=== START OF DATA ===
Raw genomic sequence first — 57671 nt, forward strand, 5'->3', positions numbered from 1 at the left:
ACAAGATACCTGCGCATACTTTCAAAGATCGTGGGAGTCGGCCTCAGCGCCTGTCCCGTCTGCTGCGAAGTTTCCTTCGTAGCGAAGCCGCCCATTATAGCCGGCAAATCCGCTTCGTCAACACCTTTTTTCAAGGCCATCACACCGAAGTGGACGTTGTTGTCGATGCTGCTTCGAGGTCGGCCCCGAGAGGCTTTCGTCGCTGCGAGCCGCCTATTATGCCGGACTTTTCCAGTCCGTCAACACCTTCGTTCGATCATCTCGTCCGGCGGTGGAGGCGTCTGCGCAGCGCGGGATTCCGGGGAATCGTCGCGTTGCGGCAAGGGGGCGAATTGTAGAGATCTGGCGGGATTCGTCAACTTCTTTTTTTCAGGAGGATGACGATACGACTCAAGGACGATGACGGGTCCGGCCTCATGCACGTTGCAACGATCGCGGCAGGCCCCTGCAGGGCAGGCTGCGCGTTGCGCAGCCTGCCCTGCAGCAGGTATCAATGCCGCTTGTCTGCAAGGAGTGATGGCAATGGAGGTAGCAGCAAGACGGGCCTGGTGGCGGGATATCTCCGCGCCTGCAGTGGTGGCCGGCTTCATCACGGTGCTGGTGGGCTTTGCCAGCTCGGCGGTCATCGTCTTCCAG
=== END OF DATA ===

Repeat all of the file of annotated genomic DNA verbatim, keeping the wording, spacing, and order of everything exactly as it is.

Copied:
Raw genomic sequence first — 57671 nt, forward strand, 5'->3', positions numbered from 1 at the left:
ACAAGATACCTGCGCATACTTTCAAAGATCGTGGGAGTCGGCCTCAGCGCCTGTCCCGTCTGCTGCGAAGTTTCCTTCGTAGCGAAGCCGCCCATTATAGCCGGCAAATCCGCTTCGTCAACACCTTTTTTCAAGGCCATCACACCGAAGTGGACGTTGTTGTCGATGCTGCTTCGAGGTCGGCCCCGAGAGGCTTTCGTCGCTGCGAGCCGCCTATTATGCCGGACTTTTCCAGTCCGTCAACACCTTCGTTCGATCATCTCGTCCGGCGGTGGAGGCGTCTGCGCAGCGCGGGATTCCGGGGAATCGTCGCGTTGCGGCAAGGGGGCGAATTGTAGAGATCTGGCGGGATTCGTCAACTTCTTTTTTTCAGGAGGATGACGATACGACTCAAGGACGATGACGGGTCCGGCCTCATGCACGTTGCAACGATCGCGGCAGGCCCCTGCAGGGCAGGCTGCGCGTTGCGCAGCCTGCCCTGCAGCAGGTATCAATGCCGCTTGTCTGCAAGGAGTGATGGCAATGGAGGTAGCAGCAAGACGGGCCTGGTGGCGGGATATCTCCGCGCCTGCAGTGGTGGCCGGCTTCATCACGGTGCTGGTGGGCTTTGCCAGCTCGGCGGTCATCGTCTTCCAG